Mouffetard street is famous for its entertainment and density of small shops. At the end of the street, on the corner with Jean Calvin, there is a daily farmers’ market as well as traditional shops for local residents such as butchers, bakers, and caterers.
This area which used to be run-down and miserable now attracts walkers and ‘bobos’ with its lined cobbled streets and old buildings that look down on the Seine.
- Place Monge (Monge Square) & Monge Market
Carry on to the Place Monge via Lacépède street. This site, in addition to being gorgeous , is also known for its market: Monge market. Forty stalls are pop up on Wednesdays, Fridays, and Sundays around the beautiful fountain in the square.
Eastern Latin Quarter
- Jardin des Plantes
From here, you can access the oldest garden in Paris: Le Jardin des Plantes. Regarded as the most peaceful garden in the French capital, from 1626 this former royal garden of medicinal plants had retained a rural atmosphere until the urbanization of the nineteenth century.
Created by Louis XII, it opened its doors to the public in 1640, an entire 14 years after its inauguration! This unique paradise in the heart of Paris has been a meeting point over many centuries for scientists, artists, and students.
- Arab World Institute and the Great Mosque of Paris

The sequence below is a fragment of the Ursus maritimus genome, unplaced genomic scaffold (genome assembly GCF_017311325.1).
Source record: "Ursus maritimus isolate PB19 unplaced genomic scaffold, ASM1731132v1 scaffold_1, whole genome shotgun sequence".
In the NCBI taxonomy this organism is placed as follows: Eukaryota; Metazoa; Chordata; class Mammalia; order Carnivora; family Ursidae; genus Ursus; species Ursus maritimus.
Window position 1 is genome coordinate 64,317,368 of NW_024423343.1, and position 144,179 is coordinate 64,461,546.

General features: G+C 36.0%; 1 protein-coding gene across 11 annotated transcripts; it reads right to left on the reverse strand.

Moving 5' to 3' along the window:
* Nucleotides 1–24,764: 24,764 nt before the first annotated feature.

To complete your tour, the Arab World Institute is the perfect place to relax your mind. To get there, follow the Quai Saint-Bernard to the North of the Jardin des Plantes. The façade, designed by Jean Nouvel is covered in 240 moucharabiehs which open and close like diaphragms depending on the brightness outside.
The institute was established in 1980 with the intention of promoting awareness of Arab and Muslim civilization. Inside, the white marble patio demonstrates the Arab tradition. 7 floors are devoted to Islamic art, from the ninth century to the present day. The Arab World Institute is a major cultural center which includes, of course, the Great Mosque of Paris.
The Great Mosque of Paris was built in with a Moorish style and opened in 1926. It is known to have been a place of high resistance during WWII.